Microbiology is the study of organisms too small to see with the naked eye. Their small size means you can't go to a zoo or take a safari to study these creatures; you have to raise them yourself. Subculturing is one of the microbiological techniques that lets you raise them properly by transferring some microbes from one environment to another.
Microorganisms are like any other organism. They eat, they breathe, they reproduce, they excrete. If you want to grow microorganisms, you need to provide an environment in which they can perform all those activities. Unlike providing an environment for your cat, the "house" and the "food" for your microorganisms are the same thing--a growth medium.
Some growth media are liquid, others are semisolid gel. Liquid growth media are called broths, and gel-like media are called agars. The specific formulation of broths and agars can be adjusted to support general microbial growth or to optimize growth of a particular organism.
Microorganisms are eating and excreting in the same growth media. So microbes can make their own environment less suitable for supporting their growth. That's one reason to subculture: to transfer a few microorganisms from an old, partially contaminated medium to a fresh new medium with plenty of food and no waste products. This type of subculturing is simply to keep a cell line healthy. You remove a very small percentage--a subsample--of an existing population of cells and put them in a new medium where they can thrive and procreate.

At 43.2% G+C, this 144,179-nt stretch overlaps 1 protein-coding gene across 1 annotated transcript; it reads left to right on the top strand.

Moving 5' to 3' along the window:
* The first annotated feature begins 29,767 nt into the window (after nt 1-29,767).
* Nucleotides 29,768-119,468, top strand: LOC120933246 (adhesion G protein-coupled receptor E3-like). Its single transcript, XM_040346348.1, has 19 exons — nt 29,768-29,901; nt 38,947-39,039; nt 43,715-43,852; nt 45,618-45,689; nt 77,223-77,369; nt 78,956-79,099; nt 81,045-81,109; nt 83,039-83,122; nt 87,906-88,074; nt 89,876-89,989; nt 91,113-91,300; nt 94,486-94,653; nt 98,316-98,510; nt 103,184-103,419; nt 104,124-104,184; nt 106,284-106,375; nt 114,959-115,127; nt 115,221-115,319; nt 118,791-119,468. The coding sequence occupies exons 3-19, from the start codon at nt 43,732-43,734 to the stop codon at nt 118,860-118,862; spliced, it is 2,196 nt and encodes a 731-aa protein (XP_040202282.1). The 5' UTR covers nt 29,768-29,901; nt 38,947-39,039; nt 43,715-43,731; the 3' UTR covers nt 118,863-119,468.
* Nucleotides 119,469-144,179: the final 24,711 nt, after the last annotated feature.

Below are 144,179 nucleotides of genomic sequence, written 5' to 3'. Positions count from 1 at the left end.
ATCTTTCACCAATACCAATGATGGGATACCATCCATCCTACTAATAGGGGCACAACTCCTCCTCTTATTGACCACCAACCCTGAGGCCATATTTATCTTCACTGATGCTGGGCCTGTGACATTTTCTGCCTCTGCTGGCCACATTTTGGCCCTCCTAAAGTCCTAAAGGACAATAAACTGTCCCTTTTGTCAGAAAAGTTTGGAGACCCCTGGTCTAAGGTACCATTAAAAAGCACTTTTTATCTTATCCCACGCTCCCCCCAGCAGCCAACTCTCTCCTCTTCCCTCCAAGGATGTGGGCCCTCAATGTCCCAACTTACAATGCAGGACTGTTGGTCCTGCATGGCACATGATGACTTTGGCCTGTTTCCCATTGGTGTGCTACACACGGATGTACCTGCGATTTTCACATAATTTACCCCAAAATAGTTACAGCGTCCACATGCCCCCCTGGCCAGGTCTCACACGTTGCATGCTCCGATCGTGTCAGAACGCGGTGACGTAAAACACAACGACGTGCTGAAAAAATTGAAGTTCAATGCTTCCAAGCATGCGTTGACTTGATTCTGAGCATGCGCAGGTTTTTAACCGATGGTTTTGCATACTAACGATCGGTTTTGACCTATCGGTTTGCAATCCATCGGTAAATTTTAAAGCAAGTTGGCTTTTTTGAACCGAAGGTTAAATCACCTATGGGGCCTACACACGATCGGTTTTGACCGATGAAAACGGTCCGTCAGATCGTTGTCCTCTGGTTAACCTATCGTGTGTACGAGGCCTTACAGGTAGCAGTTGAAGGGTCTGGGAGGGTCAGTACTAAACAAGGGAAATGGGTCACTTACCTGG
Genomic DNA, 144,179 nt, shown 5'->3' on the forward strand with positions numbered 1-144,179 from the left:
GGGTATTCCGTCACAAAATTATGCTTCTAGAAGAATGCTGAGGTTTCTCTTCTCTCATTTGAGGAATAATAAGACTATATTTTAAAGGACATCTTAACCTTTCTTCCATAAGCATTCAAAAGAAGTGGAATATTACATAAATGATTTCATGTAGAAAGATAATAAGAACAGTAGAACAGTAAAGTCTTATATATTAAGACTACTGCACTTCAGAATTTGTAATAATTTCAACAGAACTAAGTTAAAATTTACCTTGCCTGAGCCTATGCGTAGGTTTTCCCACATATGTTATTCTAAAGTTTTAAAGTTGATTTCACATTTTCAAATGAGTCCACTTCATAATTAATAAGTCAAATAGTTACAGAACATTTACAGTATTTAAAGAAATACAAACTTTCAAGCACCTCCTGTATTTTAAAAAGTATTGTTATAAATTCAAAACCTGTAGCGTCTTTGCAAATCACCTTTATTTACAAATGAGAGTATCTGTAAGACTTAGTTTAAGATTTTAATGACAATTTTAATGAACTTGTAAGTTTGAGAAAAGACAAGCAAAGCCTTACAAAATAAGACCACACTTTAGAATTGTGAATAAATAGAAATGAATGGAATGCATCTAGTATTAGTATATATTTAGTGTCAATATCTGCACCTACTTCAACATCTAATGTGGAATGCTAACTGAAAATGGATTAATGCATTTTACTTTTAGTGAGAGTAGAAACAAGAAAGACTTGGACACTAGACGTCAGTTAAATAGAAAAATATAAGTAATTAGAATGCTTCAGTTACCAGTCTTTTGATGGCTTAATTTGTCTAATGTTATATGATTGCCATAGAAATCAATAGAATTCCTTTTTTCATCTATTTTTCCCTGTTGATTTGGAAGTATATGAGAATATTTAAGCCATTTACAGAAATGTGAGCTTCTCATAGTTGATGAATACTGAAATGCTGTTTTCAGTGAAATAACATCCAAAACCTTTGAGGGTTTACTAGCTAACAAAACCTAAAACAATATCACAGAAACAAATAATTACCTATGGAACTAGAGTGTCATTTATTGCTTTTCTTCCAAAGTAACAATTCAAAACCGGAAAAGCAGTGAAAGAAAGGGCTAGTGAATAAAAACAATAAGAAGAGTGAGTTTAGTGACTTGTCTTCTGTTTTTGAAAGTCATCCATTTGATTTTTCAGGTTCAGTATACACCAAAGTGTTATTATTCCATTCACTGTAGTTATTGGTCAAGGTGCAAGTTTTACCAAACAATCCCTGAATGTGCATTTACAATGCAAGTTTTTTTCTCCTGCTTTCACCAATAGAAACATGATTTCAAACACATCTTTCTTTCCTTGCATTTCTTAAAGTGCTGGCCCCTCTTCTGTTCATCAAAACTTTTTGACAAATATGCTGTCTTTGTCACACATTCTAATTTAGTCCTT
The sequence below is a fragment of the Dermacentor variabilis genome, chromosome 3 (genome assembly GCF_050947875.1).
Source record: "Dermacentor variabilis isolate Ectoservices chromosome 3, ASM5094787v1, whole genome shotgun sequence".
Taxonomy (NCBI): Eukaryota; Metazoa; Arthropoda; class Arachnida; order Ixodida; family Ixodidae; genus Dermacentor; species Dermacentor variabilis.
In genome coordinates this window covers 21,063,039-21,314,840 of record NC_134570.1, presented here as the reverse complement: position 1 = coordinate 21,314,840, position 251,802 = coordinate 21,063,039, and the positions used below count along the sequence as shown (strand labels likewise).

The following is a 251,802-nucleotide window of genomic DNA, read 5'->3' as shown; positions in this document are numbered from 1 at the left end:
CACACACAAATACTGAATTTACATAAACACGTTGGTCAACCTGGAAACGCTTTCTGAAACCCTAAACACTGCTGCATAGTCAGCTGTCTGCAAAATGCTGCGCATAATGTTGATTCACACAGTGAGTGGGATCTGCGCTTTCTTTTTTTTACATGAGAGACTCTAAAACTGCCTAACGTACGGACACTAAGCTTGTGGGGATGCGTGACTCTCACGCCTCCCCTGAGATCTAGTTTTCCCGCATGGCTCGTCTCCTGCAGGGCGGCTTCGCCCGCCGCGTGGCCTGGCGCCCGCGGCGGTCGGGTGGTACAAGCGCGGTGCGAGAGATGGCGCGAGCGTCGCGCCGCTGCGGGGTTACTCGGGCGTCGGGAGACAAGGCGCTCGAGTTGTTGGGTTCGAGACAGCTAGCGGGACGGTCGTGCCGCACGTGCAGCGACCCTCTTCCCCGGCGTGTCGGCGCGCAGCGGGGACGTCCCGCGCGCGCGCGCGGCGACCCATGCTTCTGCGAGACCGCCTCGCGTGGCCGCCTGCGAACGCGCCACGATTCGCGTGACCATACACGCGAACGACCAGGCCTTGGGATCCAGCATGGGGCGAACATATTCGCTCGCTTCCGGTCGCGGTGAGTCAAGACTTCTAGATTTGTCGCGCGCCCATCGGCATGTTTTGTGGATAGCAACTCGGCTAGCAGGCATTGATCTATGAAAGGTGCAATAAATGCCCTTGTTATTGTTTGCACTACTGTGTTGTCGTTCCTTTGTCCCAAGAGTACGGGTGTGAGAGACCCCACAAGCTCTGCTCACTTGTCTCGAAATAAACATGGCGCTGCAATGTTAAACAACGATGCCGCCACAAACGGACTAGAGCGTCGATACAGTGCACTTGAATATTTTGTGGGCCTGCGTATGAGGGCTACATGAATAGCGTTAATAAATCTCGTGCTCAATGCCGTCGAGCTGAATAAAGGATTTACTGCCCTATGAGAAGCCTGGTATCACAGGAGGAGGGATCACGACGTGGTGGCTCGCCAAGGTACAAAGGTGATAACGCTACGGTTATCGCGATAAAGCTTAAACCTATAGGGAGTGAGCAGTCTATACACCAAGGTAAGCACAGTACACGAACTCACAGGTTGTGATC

Subculturing for Identification
Many real-world samples will contain several types of microorganisms. To properly identify the organisms within a sample, you need to isolate the different types. Imagine, for example, you have a broth with several types of organisms. You sample the broth with a tool, such as a thin metal ring called an inoculation loop. You then transfer the microorganisms you've sample to an agar growth medium. That's the first step in this subculture process. By using a specific technique you can spread the microorganisms more thinly as you progress across the plate. Ideally, you end up spreading the microorganisms so thinly they form tiny, distinct colonies on the agar plate--each sourced from one single microorganism.
If you have produced an agar plate with distinct, identifiable colonies, you can them subculture again--this time, sampling microbes from only a single colony. If you were to transfer that subculture to a broth medium, for example, you would end up with a broth containing only one type of organism. You could then grow enough of that particular organism to have a population on which you could perform tests. If you subculture every distinct microorganism colony you would end up with isolated populations of each type of organism present in the initial sample, and you have the ability to study them in detail.
About the Author
First published in 1998, Richard Gaughan has contributed to publications such as "Photonics Spectra," "The Scientist" and other magazines. He is the author of "Accidental Genius: The World's Greatest By-Chance Discoveries." Gaughan holds a Bachelor of Science in physics from the University of Chicago.
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